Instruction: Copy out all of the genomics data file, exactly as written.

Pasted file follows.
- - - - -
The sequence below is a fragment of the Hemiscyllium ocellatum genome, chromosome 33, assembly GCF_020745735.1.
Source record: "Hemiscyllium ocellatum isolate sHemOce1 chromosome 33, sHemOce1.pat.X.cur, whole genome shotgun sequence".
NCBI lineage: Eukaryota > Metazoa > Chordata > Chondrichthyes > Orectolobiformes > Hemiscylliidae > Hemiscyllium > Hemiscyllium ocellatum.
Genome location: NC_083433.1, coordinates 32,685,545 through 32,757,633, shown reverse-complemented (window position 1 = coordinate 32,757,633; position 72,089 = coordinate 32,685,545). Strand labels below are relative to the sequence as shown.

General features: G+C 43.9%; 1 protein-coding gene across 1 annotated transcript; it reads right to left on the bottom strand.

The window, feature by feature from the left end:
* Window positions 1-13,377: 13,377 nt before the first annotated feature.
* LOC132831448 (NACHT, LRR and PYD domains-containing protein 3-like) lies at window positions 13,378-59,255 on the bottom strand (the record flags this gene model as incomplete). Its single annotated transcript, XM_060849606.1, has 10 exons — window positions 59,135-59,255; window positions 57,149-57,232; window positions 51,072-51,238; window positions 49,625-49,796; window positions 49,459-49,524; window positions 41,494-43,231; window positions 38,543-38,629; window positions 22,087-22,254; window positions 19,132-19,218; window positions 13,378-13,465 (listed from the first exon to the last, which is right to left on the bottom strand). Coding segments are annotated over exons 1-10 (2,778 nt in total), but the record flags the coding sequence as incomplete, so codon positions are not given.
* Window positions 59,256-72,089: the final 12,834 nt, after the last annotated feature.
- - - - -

The sequence below is a fragment of the Hemiscyllium ocellatum genome, chromosome 33, assembly GCF_020745735.1.
Source record: "Hemiscyllium ocellatum isolate sHemOce1 chromosome 33, sHemOce1.pat.X.cur, whole genome shotgun sequence".
NCBI lineage: Eukaryota > Metazoa > Chordata > Chondrichthyes > Orectolobiformes > Hemiscylliidae > Hemiscyllium > Hemiscyllium ocellatum.
Genome location: NC_083433.1, coordinates 32,685,545 through 32,757,633, shown reverse-complemented (window position 1 = coordinate 32,757,633; position 72,089 = coordinate 32,685,545). Strand labels below are relative to the sequence as shown.

General features: G+C 43.9%; 1 protein-coding gene across 1 annotated transcript; it reads right to left on the bottom strand.

The window, feature by feature from the left end:
* Window positions 1-13,377: 13,377 nt before the first annotated feature.
* LOC132831448 (NACHT, LRR and PYD domains-containing protein 3-like) lies at window positions 13,378-59,255 on the bottom strand (the record flags this gene model as incomplete). Its single annotated transcript, XM_060849606.1, has 10 exons — window positions 59,135-59,255; window positions 57,149-57,232; window positions 51,072-51,238; window positions 49,625-49,796; window positions 49,459-49,524; window positions 41,494-43,231; window positions 38,543-38,629; window positions 22,087-22,254; window positions 19,132-19,218; window positions 13,378-13,465 (listed from the first exon to the last, which is right to left on the bottom strand). Coding segments are annotated over exons 1-10 (2,778 nt in total), but the record flags the coding sequence as incomplete, so codon positions are not given.
* Window positions 59,256-72,089: the final 12,834 nt, after the last annotated feature.